Matthew Futterman’s recent piece in The Wall Street Journal “The U.S. Soccer Double Standard,” should sound very familiar to scholars of work.
He makes the very strong case that women athletes in the U.S. are held to a different standard than men. The evidence? Female soccer players on the UNDEFEATED 2015 U.S. World Cup team are accused of “sloppy, uncreative play” (despite outscoring opponents by a wide margin), having “unsatisfying wins,” and some players are even apologizing for some victories, saying that their play will improve. The coach has even been defensive in response to recent victories.
In contrast, Futterman goes on to point out, soccer players in last year’s men’s U.S. World Cup team won one game (against Ghana), tied a game (against Portugal), and lost to Germany and Belgium yet were hailed as the “spunky underdogs storming the gates of the soccer establishment” and widely celebrated upon their return home. I’m not able to find record of ANY member of the men’s national team apologizing for their 2014 World Cup performance. The double standard, some argue, is because we have heightened expectations for women to win—and win big—and expect less of the men. The women recently won two World Cup titles (in 1991 and 1999) and at the start of World Cup play were ranked second in the world by FIFA. The men have qualified for every World Cup since 1990 but have never won a title.
Researchers who study the workplace and workplace evaluation would disagree with the reason for this double standard. It’s not about their excellent past performance but instead about the expectations we have about women’s performance at work (whether it’s on the field or in an office). I’ve cited the literature on this topic in an article with coauthor Elizabeth Gorman. We point out that social psychological and sociological research spanning nearly two decades has concluded that:
- people evaluate the same performance better when they are told it was done by a man than a woman,
- when an excellent performance is produced jointly by a woman and man people assume that the man contributed more than the woman,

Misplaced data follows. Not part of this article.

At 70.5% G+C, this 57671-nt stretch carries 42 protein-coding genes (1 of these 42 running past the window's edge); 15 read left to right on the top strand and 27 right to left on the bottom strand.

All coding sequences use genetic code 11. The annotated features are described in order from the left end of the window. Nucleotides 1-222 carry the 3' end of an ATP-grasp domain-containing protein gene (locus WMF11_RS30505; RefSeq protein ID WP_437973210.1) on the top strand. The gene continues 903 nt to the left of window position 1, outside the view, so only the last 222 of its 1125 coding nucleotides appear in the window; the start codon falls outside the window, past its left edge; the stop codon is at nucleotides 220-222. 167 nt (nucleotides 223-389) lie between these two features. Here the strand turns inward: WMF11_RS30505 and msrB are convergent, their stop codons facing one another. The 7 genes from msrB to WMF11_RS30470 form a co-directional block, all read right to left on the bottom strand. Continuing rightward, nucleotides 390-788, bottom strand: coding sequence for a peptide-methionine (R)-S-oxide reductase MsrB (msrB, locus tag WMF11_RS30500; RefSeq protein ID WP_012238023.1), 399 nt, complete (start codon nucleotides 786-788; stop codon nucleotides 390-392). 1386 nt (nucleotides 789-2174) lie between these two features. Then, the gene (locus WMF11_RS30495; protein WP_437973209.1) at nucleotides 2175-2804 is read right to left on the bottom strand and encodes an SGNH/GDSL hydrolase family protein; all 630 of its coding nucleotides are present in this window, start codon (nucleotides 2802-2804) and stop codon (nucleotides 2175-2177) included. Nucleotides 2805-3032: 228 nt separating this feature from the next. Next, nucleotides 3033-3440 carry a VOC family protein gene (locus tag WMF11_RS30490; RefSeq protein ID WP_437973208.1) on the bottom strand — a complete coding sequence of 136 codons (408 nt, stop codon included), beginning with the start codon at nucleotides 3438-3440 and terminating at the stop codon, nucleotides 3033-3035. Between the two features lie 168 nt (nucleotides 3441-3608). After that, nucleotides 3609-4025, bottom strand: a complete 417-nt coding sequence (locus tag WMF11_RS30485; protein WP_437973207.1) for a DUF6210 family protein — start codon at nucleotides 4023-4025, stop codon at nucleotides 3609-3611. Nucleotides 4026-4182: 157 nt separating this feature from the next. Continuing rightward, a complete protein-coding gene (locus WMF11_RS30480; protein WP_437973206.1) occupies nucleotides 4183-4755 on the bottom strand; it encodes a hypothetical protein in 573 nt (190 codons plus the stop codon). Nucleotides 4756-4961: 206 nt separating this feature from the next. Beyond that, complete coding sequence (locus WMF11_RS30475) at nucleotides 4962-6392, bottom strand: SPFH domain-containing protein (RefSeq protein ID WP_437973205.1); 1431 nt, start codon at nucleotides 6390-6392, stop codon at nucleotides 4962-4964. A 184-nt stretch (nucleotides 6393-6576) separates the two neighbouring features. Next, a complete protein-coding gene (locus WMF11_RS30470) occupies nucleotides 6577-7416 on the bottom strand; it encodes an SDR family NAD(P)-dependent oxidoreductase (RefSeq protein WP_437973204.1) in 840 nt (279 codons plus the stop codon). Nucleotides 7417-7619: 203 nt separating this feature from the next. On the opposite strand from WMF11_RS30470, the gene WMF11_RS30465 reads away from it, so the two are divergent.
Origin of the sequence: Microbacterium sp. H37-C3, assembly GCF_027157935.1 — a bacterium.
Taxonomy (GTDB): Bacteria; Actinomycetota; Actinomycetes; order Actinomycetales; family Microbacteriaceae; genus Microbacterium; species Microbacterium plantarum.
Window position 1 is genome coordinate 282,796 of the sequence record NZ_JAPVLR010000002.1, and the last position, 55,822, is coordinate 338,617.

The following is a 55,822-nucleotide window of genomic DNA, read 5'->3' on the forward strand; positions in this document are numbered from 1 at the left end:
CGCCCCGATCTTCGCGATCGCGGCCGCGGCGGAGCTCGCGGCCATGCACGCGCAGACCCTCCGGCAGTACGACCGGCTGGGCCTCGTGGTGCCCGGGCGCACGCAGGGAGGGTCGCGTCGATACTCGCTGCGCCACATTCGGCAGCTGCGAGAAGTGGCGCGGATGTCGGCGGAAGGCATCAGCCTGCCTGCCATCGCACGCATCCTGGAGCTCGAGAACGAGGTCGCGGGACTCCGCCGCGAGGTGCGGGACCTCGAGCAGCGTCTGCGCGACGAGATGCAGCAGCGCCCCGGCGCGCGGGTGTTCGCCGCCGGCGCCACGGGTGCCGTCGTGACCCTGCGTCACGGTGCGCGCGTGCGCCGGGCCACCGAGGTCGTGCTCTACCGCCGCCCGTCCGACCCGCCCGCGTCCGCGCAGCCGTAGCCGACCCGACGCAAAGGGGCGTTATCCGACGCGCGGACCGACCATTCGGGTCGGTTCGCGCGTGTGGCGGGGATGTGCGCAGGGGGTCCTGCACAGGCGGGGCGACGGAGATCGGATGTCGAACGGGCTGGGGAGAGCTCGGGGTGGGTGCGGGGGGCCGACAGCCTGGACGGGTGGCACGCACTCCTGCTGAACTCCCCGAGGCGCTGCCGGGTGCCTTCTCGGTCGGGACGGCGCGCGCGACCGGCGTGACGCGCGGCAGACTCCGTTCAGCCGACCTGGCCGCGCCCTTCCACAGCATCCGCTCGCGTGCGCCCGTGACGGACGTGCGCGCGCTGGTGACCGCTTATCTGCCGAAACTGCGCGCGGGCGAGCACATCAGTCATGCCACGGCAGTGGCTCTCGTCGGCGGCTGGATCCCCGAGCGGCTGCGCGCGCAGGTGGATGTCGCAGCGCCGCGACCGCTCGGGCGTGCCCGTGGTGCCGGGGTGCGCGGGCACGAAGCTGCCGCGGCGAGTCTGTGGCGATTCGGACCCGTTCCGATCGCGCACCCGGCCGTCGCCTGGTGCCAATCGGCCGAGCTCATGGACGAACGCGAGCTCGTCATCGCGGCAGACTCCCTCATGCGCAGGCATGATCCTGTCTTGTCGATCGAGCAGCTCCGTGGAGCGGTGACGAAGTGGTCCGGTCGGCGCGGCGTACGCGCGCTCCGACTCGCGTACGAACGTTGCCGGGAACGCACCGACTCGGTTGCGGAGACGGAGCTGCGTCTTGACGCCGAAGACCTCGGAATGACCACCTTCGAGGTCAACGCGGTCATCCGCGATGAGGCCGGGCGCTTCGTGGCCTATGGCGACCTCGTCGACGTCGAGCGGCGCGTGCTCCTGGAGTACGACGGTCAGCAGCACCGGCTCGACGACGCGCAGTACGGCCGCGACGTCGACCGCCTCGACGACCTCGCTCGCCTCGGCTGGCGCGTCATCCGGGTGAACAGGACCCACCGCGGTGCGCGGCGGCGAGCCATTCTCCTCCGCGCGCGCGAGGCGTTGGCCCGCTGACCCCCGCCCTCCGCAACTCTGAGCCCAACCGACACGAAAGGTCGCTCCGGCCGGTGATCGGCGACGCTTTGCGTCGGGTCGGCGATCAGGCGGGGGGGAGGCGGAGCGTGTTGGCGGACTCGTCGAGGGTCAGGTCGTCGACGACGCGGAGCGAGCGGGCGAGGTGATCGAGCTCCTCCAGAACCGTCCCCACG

- people tend to attribute women’s success to luck rather than skill. The opposite is true for men whose successes are almost always seen as a result of their skill, and
- evaluators tend to require higher performance from women than from men before they are deemed competent.
The research goes on to point out that if women are deemed competent and worthy, people around them tend to label them as “unlikeable” and “difficult” unless they place the interest of others above their own (but that when they do emphasize their work group, their individual efforts tend to go unnoticed).
What’s going on with the commentary and expectations surrounding the U.S.’s 2015 World Cup seems in line with what these researchers have found. Commentators talk about the team’s skill as being underwhelming. One wonders. If they win the World Cup, will it be called luck? One also has to wonder, as Futterman cleverly points out, whether the story would be different if the men’s national team performance in 2014 was as good as the women’s 2015 performance. Here’s a way to test that (anyone looking for a paper idea?): Ask a sample of people to rate both the men’s national team performance in the 2014 World Cup and the women’s national team performance in this year’s World Cup but without knowing which team is which. In other words, blind the team name. Better yet, assign the 2014 U.S. men’s team the 2015 U.S. women’s team record and vice versa.
Whether it is in sport, in the boardroom, or on the shop floor, it seems that gender stereotypes still shape how we rate job performance.